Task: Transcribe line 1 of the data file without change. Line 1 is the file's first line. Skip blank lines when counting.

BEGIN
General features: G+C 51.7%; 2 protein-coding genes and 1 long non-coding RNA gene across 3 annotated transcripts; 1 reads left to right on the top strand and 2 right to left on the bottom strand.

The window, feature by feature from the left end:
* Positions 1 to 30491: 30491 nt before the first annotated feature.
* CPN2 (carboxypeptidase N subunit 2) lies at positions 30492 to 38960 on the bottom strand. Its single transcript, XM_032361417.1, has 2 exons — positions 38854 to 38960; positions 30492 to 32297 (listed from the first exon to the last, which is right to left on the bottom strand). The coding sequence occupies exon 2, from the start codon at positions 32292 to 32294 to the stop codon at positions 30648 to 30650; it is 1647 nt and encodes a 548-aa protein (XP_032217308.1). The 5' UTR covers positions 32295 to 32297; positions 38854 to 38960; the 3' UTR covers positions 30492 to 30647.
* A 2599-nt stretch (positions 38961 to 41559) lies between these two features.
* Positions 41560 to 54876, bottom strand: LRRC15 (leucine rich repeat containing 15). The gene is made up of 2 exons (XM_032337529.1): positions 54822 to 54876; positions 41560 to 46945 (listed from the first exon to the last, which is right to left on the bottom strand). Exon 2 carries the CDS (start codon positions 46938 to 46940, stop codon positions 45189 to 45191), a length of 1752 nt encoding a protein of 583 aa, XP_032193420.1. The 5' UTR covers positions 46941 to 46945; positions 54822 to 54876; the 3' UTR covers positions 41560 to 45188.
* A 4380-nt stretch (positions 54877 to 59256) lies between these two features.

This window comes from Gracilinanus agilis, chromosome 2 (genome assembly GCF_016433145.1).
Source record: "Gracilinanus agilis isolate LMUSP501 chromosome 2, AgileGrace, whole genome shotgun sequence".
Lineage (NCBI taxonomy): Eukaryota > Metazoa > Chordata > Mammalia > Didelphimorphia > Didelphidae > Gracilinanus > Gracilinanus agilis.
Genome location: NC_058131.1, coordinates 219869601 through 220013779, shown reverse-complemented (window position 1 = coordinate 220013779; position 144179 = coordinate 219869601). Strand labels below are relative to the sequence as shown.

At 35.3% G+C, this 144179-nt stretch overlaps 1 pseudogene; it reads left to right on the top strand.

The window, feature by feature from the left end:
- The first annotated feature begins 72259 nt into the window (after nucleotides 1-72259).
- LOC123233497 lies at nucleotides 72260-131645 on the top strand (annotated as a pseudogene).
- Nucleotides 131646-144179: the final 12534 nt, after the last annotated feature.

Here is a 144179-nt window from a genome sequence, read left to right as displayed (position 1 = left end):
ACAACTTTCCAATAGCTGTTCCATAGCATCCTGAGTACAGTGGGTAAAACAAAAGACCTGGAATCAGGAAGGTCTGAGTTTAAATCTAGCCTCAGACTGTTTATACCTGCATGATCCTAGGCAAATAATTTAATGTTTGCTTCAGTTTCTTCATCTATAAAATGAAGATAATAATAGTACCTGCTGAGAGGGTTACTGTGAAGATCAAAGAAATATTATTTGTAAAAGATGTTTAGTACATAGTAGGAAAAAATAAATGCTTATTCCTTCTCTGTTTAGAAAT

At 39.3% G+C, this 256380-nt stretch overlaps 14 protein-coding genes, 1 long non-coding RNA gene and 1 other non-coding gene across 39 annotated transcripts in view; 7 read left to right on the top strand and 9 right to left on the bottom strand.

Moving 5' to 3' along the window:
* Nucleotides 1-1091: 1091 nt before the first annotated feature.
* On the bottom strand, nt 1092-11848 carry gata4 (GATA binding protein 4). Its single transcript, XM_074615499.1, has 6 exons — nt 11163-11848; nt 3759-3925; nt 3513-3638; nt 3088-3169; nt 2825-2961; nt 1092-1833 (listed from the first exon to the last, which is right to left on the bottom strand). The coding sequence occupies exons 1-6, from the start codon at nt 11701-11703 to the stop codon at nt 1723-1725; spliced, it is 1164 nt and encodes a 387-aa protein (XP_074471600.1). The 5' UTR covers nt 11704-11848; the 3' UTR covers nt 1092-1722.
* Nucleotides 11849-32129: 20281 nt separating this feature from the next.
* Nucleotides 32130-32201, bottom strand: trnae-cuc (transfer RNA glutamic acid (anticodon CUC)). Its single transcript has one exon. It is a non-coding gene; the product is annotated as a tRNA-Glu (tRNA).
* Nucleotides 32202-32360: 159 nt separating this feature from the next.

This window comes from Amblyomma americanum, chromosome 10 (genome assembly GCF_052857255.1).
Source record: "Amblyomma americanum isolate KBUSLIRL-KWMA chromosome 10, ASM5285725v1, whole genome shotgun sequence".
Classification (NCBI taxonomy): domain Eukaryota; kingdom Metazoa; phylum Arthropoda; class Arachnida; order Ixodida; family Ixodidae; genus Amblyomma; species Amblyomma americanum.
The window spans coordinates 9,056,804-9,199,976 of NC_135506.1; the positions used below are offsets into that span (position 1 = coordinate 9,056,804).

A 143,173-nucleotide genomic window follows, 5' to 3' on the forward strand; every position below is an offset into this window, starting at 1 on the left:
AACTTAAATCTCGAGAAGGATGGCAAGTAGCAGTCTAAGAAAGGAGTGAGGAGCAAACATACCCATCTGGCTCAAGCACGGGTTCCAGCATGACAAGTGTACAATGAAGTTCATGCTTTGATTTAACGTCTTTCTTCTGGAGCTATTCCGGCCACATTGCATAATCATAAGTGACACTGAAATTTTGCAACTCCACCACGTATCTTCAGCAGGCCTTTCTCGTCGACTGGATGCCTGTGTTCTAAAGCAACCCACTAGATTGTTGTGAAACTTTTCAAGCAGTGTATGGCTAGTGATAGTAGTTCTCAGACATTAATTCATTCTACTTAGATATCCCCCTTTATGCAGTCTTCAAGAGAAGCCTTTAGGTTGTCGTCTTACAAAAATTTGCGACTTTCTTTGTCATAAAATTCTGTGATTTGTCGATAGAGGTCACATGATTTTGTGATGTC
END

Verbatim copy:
General features: G+C 51.7%; 2 protein-coding genes and 1 long non-coding RNA gene across 3 annotated transcripts; 1 reads left to right on the top strand and 2 right to left on the bottom strand.